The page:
1-The relative diversity of different kinds of organisms in a home. We imagine our homes are barren. They are instead incredibly diverse, but how best do we  display this diversity. The figure below shows an ugly version of one idea I had (drawn early on during the talk).

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2-The extent to which only a tiny subset of the lineages of bacteria known from Earth are common on humans and other animals and that a subset of those common, symbiotic lineages, turns evil and become pathogens. Here is an even uglier sketch:

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3-The biogeography of organisms living in, on and around the body of, say, a human. A human is like a continent, but with a more complex topography. The organisms found in different places (say an armpit versus a belly button) are VERY predictably different.

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4-Generally speaking, how the composition of species in different places in the world, in a home or in a body differs. The standard approach is a figure like this one from our paper on the biodiversity of homes. This figure, while it does show which sites are more similar to others, is terrible. If one could devise a better way forward with such visualizations, it would be wildly useful (and used).

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5-How best do we display how the relationship between the societies of animals (ants, bees, etc….) compare to and relate to those of the animal we always focus on, humans. Here, there are many things to compare, different societies, different distributions, exchanges of food, histories, and how these relationships change over time or scales.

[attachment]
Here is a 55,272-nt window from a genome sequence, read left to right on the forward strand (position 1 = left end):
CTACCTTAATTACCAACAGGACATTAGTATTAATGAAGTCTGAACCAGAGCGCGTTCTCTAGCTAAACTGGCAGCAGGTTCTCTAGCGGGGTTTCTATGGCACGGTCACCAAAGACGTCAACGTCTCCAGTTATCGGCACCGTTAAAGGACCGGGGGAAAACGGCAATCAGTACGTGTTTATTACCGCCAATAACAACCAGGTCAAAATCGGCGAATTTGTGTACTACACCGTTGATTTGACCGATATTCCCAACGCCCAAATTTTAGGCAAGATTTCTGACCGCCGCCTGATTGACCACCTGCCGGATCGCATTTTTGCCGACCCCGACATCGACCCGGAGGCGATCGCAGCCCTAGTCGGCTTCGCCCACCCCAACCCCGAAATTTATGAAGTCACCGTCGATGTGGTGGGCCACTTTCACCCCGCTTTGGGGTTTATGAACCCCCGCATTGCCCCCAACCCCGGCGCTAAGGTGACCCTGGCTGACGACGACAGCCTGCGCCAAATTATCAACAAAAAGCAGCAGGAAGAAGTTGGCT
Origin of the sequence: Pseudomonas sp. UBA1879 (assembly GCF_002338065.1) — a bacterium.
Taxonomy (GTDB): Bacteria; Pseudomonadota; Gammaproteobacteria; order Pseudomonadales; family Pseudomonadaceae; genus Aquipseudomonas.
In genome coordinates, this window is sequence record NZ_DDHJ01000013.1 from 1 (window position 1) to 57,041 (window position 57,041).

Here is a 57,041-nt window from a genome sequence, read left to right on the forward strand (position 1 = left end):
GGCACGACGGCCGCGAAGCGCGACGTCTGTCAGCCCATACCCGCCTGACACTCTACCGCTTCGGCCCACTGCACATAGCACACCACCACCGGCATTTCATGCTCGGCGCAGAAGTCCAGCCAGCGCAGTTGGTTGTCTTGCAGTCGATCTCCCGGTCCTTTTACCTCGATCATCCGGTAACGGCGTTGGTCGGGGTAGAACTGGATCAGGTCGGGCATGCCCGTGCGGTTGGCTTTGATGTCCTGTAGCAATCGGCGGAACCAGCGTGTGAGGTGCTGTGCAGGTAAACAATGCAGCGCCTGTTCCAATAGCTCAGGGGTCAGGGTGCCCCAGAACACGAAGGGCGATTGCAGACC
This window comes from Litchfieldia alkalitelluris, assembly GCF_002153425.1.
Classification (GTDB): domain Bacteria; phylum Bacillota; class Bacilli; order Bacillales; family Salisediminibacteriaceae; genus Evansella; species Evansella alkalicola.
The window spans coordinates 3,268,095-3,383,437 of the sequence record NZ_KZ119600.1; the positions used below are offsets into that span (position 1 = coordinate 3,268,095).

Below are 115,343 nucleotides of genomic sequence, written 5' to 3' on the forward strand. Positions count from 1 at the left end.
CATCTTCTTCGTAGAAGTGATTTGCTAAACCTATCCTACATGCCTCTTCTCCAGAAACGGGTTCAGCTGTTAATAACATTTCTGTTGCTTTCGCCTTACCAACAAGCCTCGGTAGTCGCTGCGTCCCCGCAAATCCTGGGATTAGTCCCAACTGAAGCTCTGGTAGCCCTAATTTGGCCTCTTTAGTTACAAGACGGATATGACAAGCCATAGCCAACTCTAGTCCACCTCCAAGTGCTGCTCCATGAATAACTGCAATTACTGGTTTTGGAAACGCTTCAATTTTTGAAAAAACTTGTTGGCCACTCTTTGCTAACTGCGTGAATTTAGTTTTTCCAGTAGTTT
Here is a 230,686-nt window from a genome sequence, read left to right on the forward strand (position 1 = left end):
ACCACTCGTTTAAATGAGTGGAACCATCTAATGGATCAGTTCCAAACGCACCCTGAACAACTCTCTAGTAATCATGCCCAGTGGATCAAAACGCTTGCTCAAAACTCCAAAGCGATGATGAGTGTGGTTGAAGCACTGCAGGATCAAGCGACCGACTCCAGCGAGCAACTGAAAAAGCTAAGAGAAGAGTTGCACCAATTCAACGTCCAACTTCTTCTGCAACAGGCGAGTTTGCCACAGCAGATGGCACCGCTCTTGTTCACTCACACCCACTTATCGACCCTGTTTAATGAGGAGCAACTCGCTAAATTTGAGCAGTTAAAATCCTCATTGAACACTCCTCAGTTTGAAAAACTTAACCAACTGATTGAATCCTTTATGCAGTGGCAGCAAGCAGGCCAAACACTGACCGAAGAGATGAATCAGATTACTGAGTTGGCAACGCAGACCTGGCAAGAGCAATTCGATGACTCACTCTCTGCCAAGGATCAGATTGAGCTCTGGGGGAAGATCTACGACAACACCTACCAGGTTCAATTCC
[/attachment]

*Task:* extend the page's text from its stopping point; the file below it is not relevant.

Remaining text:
6-A comparison of the social networks of a sampling of wild animals (prairie dogs, dolphins, ants, etc…) compared to that inferred for historical human societies and that of modern human societies.

7-A comparison of the engineering of insect nests and those of humans. A rescaling of the Empire State Building and the ant colonies beneath it, for example, so that they might be compared on the same terms.

8-A giant mobile composed of knit or crocheted versions of the organisms that live on the human body (with those organisms accurately scaled).

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9-Clever ways to do public science wherein an experiment is set up in homes or yards and the results of the experiment become apparent to people over time. Key is that the results need to be real science. Imagine a global warming experiment staged in chambers in the medians on Broadway.

10-Ways to compare the climate in homes to the places on Earth most like those climates.

11-Portraits/portrayals of foodwebs on humans or inside homes, with a measure of the unknown embedded in those portrayals.

12-Ways to allow participants in citizen science projects to compare their own results to those of other participants in ways that might allow them to notice things scientists miss. Here I am thinking of our belly button (see below) or homes projects, but the approach would work for birds, butterflies or anything else.

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These are not the most creative starting points in the world and yet, I think, the point is not necessarily to start with  the grandest challenges, but instead to start with common challenges around which a group of people can repeatedly gather in the hopes that the real discoveries in terms of art and visualization are those that come, accidentally, favored by chance and opportunity, while working on this more mundane list of tasks.

If you would like to work with us on these endeavors, send me an email and we will save you a space (virtually or in person) at our lab meetings. We will start with the challenges above and hope, very quickly, to move on to bolder things, perhaps even our very own glowing worm.